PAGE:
Groin Pull/Groin Strain (Injury/injury prevention)

This post is not meant to be inappropriate, because groin injuries have happened to some people and are common with most contact sports. 

 

Groin pull? 

Also known as ‘groin strain” , is a tear/rupture to the to any of the adductor muscles resulting pain in the inner thigh. Range from mild to very severe. 

 

Causes: 

 
  • Known to occur when sprinting or changing direction quickly
  • during rapid movements of the leg against resistance 
  • over stretching the muscle
  • having weak adductor muscles
  • not warming up properly
  • tight adductor muscles
  • previous injury to that particular area
  • sometimes lower back injuries can contribute to this injury as well

Symptoms:

  • Sharp pain in the groin area
  • swelling
  • discomfort
  • bruising 

symptoms depend on the severity of the injury.

 

Treatment:

  • Protect the area, ice it, rest it, compress it, and elevate it if possible
  • wearing a groin support can be helpful 
  • sports massage could be useful after 72 hours
  • electrotherapy by medical doctors is said to help the healing process

Every case is on an individualized basis, so make sure to contact your medical professional for further information/help

 

Have you experienced a groin pull, how long did it take to heal? what procedure did you use to help the healing process – leave answers in the comment section. 

If you enjoyed the post, like, comment, share and follow!

 

Fitness WonderWoman,

Shay-lon xo

Advertisements

The R.I.C.E Method

Hello Bloggers,

Today’s blog post will be super short because I am having to work today and got to put a rush order on things. Nonetheless, I decided to vaguely speak on the above method called the “R.I.C.E Method” – which  is: rest, ice, compression and elevation. Now some of you are well aware of this method, which is splendid and others of you probably have never heard of it – either way it is something to remember when an accident happens. 

 

I should mention that each year sometimes methods change, and so if your company, organization, schooling , etc says this is not the method to use any longer, than feel free to ignore it and use whatever one works best for you, but because I was told to follow this method not too long ago by a professional, I choose to continue to use it for the time being. 

 

When to use this method?

 
  • A.S.A.P after an injury; such as a sprain.

The Reason people use this method? 

  • To relieve pain, swelling and promote healing along with flexibility. 

Thanks for reading, be sure to like, comment, share and follow!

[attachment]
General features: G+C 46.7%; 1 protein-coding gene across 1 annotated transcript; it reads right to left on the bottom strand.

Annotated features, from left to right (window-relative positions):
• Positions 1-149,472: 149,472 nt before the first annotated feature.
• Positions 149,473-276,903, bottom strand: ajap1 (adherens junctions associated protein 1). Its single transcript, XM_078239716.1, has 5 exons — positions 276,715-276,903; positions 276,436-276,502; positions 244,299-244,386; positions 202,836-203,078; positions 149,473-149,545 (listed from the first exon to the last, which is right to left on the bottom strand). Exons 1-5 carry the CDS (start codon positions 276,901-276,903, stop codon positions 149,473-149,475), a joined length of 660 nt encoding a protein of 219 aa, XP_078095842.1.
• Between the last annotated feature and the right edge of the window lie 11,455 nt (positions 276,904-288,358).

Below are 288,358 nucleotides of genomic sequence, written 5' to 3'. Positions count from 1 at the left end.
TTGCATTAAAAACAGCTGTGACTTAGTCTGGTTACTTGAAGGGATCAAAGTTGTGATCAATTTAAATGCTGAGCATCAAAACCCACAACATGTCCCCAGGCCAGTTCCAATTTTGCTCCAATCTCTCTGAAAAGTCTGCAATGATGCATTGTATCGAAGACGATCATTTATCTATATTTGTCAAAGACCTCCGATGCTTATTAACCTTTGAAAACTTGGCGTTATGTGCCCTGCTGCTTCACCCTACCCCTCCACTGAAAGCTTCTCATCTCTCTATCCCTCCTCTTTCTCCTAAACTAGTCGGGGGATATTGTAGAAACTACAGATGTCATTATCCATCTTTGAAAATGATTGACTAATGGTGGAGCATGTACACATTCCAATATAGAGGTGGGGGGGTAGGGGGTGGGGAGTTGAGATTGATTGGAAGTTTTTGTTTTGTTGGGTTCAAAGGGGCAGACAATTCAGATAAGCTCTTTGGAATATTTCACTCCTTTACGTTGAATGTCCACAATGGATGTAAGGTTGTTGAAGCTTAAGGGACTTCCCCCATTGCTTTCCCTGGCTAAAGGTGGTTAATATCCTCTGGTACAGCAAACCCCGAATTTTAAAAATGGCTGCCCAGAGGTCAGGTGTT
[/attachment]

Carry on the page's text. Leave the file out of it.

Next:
Fitness WonderWoman,

Shay-lon xo

Sprains

sprains

Well finally after having time to make some new content, I thought I would start it off with an injury, something most people can relate to and would not like to happen to them. First of all, how many of you have had a sprain?! (Raise of hands) and how many of you knew how to handle your sprain? (Raise of hands), okay, okay! seems like we have a good number of people in the blogosphere who have been in this situation once or twice before. Personally I have never had a sprain (that I can remember) although you would think my chances would have been higher considering I was a track athlete and basketball player and they tend to get sprains fairly often but I suppose I got lucky (knock on wood). Today, I won’t go too in-depth about this injury because it isn’t hard to comprehend, but I want to make sure everyone is aware of this injury if it should happen to them. Also, feel free to share your stories in the comment section. 

Sprain: A stretching or tearing of ligaments (the fibrous tissue that connects joints and bones) 

Some of the more common types of sprains:

  1. Sprained ankle
  2. Sprained thumb
  3. Sprained wrist
  4. Sprained knee
Symptoms:
  • Pain
  • Swelling
  • Bruising
  • Limited ability to move the affected joint
  • At the time of injury, you may hear or feel a ‘pop’ in your joint
Risk Factors to consider:
  1. Poor conditioning
  2. Fatigue
  3. Improper warm-up
  4. Environmental conditions
  5. Poor equipment
Treatment:
  • Medications- some Ibuprofen or Tylenol may help with the pain for minor sprains
  • Apply ice as soon as possible to minimize swelling – in worse case scenarios the doctor may decide to use a splint or brace
  • Elevate the affected area
  • One may choose to use compression bandages (unless you notice more swelling, more pain, etc)
  • Rest- avoid activities that cause pain. 
Mild-moderate sprains are said to heal within 3-6 weeks, over the course you should be gradually using the area that is affected unless a doctor says differently. In any case, you should contact your doctor if pain, swelling, or other symptoms become a problem. 
Your fitness blogger,
Shay-lon xxx